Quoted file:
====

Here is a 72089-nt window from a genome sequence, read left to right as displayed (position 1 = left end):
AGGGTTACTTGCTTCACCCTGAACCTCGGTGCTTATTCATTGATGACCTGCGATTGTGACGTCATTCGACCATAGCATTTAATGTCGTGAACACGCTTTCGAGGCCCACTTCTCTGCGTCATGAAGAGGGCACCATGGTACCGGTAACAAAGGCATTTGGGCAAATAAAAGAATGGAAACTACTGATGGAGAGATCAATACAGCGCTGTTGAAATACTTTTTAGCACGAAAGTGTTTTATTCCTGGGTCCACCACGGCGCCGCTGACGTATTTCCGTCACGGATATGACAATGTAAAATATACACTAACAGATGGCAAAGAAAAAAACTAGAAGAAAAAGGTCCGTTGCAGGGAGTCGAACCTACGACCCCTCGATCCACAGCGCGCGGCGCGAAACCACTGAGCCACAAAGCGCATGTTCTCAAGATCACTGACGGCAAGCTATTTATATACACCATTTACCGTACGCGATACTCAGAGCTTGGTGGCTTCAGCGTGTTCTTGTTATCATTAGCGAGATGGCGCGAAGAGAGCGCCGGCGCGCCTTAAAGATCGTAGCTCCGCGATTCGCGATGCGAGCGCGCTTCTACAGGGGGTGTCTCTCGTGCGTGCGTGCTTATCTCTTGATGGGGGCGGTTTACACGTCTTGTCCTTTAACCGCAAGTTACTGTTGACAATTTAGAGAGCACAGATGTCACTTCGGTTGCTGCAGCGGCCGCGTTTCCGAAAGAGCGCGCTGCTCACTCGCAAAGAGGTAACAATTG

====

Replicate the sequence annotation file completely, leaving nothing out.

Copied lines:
Here is a 72089-nt window from a genome sequence, read left to right as displayed (position 1 = left end):
AGGGTTACTTGCTTCACCCTGAACCTCGGTGCTTATTCATTGATGACCTGCGATTGTGACGTCATTCGACCATAGCATTTAATGTCGTGAACACGCTTTCGAGGCCCACTTCTCTGCGTCATGAAGAGGGCACCATGGTACCGGTAACAAAGGCATTTGGGCAAATAAAAGAATGGAAACTACTGATGGAGAGATCAATACAGCGCTGTTGAAATACTTTTTAGCACGAAAGTGTTTTATTCCTGGGTCCACCACGGCGCCGCTGACGTATTTCCGTCACGGATATGACAATGTAAAATATACACTAACAGATGGCAAAGAAAAAAACTAGAAGAAAAAGGTCCGTTGCAGGGAGTCGAACCTACGACCCCTCGATCCACAGCGCGCGGCGCGAAACCACTGAGCCACAAAGCGCATGTTCTCAAGATCACTGACGGCAAGCTATTTATATACACCATTTACCGTACGCGATACTCAGAGCTTGGTGGCTTCAGCGTGTTCTTGTTATCATTAGCGAGATGGCGCGAAGAGAGCGCCGGCGCGCCTTAAAGATCGTAGCTCCGCGATTCGCGATGCGAGCGCGCTTCTACAGGGGGTGTCTCTCGTGCGTGCGTGCTTATCTCTTGATGGGGGCGGTTTACACGTCTTGTCCTTTAACCGCAAGTTACTGTTGACAATTTAGAGAGCACAGATGTCACTTCGGTTGCTGCAGCGGCCGCGTTTCCGAAAGAGCGCGCTGCTCACTCGCAAAGAGGTAACAATTG